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Dry Cleaning Chemicals Can Harm Fertiltiy
You may want to rethink your dry cleaning habit if you are trying to conceive or are newly pregnant. It seems that the residues of dry cleaning chemical solvents remain on clothing and can be absorbed by your body and may significantly increase the time it takes to conceive. The chemicals can be inhaled too.
The chemical solvents in question are called PERC or PCE, the abbreviated names for perchloroethylene or tetrachloroethylene. Exposure to these solvents - through skin or inhalation - are associated with increased miscarriage risk too so don’t resume dry cleaning when you conceive. Studies (1) have shown that there is a 4.7 times greater risk of miscarriage from exposure to perchloroethylene and a 3.1 times greater miscarriage risk from trichloroethylene.
One study (2) compared the fertility risks of the wives of men who worked in the dry cleaning industry with the wives laundry workers. The wives of dry cleaners were more than twice as likely to have seen an infertility professional or to have been trying to conceive for over a year.
"...dry-cleaners' wives had half of the per-cycle pregnancy rate of wives of laundry workers...”
In a review of the effects of various chemicals on fertility, with regard to dry cleaning chemicals the Scand J Work Environ Health states that:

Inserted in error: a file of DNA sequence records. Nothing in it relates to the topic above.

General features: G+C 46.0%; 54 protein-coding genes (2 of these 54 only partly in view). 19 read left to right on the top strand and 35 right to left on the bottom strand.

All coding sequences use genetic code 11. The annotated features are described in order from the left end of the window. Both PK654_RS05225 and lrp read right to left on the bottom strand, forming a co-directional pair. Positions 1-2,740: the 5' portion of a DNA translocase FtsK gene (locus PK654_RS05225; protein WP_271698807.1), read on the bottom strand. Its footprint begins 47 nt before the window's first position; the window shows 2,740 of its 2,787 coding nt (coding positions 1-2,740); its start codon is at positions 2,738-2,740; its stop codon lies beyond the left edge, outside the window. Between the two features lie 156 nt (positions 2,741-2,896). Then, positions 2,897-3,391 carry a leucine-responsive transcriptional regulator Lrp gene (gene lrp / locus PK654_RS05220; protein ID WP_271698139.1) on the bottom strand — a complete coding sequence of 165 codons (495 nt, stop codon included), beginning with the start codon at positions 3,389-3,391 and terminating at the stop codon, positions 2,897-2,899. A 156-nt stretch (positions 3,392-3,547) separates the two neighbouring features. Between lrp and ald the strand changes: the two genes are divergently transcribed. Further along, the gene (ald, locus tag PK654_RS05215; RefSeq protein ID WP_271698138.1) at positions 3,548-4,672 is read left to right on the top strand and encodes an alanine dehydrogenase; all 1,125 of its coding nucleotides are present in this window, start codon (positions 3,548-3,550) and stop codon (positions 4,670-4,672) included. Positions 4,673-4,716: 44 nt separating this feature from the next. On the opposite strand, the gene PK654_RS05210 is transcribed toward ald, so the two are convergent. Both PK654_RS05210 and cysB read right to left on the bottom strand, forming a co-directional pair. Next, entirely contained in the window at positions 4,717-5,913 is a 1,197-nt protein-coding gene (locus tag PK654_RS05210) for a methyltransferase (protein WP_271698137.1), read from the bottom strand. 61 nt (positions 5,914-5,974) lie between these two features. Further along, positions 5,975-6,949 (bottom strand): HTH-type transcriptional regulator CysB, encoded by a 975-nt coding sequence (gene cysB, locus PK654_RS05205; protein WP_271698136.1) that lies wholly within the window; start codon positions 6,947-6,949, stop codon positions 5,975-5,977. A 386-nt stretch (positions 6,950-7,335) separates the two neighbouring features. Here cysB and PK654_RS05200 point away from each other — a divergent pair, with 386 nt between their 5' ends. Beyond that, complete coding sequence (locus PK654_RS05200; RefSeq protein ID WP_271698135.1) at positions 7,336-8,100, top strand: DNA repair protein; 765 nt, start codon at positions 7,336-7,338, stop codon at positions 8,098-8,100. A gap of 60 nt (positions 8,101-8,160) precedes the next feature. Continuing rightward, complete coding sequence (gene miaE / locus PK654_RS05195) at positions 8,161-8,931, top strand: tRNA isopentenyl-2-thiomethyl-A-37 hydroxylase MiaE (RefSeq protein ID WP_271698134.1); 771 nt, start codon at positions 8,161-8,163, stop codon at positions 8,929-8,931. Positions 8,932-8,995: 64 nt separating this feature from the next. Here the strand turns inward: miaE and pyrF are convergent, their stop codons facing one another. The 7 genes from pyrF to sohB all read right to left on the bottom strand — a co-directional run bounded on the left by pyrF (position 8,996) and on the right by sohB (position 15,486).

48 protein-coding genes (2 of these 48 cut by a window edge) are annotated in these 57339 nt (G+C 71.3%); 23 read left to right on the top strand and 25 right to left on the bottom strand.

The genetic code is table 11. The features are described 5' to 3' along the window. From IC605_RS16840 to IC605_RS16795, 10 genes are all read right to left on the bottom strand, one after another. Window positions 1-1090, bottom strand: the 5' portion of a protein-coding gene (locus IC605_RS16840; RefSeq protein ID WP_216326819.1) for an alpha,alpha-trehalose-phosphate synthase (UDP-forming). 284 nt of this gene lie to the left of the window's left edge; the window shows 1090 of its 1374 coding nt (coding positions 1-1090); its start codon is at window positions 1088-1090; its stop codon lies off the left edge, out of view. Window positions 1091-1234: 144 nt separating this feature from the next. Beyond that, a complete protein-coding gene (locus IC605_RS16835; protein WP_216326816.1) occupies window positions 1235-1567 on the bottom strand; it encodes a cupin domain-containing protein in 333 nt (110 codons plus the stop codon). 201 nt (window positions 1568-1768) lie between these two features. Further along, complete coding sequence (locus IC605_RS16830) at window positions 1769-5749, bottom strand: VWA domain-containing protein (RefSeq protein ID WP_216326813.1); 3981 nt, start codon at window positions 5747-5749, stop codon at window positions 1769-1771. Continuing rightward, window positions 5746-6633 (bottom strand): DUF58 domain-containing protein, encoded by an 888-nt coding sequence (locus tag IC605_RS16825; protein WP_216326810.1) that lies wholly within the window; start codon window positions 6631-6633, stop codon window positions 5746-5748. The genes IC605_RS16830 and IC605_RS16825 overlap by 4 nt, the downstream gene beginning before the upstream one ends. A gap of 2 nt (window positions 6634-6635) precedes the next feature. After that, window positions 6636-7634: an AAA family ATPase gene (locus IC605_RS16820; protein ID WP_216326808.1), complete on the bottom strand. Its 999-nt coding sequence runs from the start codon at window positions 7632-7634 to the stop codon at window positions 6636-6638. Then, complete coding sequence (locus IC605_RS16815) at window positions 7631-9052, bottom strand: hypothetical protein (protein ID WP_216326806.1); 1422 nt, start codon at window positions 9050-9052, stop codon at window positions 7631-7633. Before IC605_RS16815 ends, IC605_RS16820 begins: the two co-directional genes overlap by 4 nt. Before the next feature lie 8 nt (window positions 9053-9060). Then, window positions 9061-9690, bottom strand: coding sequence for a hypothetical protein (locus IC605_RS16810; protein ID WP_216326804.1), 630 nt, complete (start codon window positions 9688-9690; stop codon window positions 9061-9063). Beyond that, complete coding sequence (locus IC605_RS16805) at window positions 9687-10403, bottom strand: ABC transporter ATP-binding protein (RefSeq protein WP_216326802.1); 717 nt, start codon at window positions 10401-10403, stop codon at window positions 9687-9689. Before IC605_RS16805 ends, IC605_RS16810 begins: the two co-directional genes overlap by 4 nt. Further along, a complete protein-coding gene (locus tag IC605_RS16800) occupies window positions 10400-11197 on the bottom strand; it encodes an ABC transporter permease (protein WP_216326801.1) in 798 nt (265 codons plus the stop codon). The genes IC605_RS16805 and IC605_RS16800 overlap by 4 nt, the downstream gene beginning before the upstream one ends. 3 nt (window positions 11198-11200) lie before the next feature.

"Dry-cleaning work with potential for exposure to tetrachloroethylene has been associated with an increased frequency of menstrual disorders, in-fertility and delayed conception in women...."
"Data on the effects of tetrachloroethylene exposure on women in dry cleaning is limited but consistent, suggesting an association between exposure and reduced fertility"
Although much more research needs to be done to confirm these studies as with many other environmental, food based and other suspect chemicals, if you are trying to conceive you need to reduce your exposure.
If you are looking for a safer alternative to dry cleaning look very carefully at the so-called green-cleaning options; some ‘green’ cleaners simply switch the most notorious chemical solvents for only slightly less toxic ones. Ask exactly what your clothes are being cleaned with or steer away from fabrics that need dry cleaning and stick with a good natural laundry soap.
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(1) Dr. Gayle C. Windham, Ph.D., Dr. Dennis Shusterman, MD, MPH. School of Public Health, University of California, Berkely, American Journal of Industrial Medicine, Vol. 20:241-259, 1991
(2) A study of the effect of perchloroethylene exposure on the reproductive outcomes of wives of dry-cleaning workers. Eskenazi et al. DOI: 10.1002/ajim.4700200503 American Journal of Industrial Medicine, Vol. 20, Issue 5.
(3) Scand J Work Environ Health 1999, vol25, suppl 1
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